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Kirsty Neilson’s painting is a self-portrait depicting what anxiety looks and feels like.
‘Anxiety disorders are the most common mental health issue in Australia. On average one in every four people will experience it. I have battled with excessive anxiety since I was 15. It was triggered by performing as a pianist and it has carried into my adult life,’ says the Sydney-based artist who studied at the National Art School.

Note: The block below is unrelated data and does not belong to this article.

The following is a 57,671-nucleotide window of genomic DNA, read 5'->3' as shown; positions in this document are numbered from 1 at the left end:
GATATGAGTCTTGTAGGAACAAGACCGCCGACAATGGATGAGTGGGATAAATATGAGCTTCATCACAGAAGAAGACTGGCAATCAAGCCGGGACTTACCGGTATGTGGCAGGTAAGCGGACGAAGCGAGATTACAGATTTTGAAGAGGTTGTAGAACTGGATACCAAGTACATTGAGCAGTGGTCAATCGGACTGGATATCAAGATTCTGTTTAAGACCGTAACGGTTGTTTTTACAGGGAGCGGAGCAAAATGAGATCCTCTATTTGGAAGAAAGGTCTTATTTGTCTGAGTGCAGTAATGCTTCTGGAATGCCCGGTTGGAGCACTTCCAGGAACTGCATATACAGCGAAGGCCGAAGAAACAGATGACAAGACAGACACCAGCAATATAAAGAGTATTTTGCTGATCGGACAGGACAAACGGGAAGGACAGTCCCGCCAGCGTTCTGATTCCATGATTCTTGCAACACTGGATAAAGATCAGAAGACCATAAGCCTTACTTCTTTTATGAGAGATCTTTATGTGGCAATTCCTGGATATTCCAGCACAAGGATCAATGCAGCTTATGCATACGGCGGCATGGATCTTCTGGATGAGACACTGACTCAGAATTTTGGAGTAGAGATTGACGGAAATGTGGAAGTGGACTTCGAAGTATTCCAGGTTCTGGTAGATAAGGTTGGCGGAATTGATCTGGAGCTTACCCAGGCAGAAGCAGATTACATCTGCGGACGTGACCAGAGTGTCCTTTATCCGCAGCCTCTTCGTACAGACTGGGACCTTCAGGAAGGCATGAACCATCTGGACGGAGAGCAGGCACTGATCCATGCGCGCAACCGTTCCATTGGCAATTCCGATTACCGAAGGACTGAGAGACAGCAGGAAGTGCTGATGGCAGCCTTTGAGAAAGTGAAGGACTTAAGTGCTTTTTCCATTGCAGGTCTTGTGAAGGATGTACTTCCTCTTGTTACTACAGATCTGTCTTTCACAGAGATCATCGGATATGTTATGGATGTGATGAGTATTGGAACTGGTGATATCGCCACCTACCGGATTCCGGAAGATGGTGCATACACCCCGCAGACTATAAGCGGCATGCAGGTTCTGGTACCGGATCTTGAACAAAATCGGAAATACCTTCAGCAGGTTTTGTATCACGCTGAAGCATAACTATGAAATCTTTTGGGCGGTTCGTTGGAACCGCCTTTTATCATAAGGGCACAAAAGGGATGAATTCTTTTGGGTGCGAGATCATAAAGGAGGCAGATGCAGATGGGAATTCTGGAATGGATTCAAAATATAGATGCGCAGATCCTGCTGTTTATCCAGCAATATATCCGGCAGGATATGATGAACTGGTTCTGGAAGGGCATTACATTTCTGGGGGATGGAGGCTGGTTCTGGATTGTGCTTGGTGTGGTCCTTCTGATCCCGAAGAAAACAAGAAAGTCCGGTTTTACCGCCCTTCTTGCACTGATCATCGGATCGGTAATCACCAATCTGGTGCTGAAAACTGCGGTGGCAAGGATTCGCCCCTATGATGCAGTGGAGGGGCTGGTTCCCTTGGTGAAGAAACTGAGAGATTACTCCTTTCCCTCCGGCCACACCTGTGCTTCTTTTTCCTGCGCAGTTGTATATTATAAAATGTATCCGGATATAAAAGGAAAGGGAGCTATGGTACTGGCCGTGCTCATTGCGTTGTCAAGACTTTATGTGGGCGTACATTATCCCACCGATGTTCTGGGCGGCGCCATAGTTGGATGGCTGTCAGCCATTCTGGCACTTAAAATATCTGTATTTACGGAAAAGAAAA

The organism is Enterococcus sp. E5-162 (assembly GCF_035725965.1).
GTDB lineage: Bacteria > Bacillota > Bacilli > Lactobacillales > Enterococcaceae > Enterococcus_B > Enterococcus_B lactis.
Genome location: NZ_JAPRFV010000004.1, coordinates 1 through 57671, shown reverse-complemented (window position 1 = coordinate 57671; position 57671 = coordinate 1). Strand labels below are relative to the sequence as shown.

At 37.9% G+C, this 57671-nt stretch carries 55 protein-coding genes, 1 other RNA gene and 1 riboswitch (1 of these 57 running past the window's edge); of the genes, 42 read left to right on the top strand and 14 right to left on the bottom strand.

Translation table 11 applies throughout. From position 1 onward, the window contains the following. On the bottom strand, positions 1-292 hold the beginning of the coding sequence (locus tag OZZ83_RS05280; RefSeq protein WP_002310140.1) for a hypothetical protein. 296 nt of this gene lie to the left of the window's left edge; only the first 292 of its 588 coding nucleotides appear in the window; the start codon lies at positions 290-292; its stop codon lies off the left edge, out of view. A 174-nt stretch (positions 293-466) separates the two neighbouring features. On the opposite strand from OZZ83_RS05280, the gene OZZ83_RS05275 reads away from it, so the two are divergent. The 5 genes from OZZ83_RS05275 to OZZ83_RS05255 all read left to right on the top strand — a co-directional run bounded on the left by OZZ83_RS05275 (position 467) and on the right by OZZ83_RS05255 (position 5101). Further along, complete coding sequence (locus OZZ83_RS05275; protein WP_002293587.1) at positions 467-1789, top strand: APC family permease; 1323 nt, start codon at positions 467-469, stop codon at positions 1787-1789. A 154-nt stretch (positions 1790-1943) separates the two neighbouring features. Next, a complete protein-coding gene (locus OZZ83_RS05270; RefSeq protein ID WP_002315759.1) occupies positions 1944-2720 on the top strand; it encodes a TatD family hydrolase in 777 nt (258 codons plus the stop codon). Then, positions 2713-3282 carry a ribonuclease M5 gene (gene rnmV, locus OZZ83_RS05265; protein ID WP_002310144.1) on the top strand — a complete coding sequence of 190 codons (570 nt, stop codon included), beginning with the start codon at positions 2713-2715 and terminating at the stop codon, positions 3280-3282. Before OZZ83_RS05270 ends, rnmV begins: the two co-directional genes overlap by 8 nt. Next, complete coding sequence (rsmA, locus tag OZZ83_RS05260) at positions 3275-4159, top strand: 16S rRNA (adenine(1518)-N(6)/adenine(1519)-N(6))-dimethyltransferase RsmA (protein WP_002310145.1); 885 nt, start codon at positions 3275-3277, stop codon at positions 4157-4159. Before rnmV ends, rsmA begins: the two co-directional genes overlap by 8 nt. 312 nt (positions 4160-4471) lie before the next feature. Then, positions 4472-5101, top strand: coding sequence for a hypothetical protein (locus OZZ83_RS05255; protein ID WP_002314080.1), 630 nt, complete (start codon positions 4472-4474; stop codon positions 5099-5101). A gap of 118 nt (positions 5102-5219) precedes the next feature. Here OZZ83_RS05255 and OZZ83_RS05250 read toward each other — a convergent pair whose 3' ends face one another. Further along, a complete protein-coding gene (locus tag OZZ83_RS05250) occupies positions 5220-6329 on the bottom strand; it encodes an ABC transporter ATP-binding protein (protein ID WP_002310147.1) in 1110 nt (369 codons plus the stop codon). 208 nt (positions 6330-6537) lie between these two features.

‘For me, anxiety is like having an outer-body experience where logic doesn’t exist and the voice in your head is not your own. I was hung in the Archibald Prize in 2016 with my portrait of Garry McDonald, which depicted his struggle with anxiety and depression. However, it also reflected my own mental health.
‘More recently, my anxiety took me to the point of almost being sick so I forced myself to paint what that looked like. Painting a self-portrait from life was a first for me, but it allowed me to experiment with the physical and mental aspects I was facing, and whilst the experience itself was a struggle, creatively there was an ease in painting it.’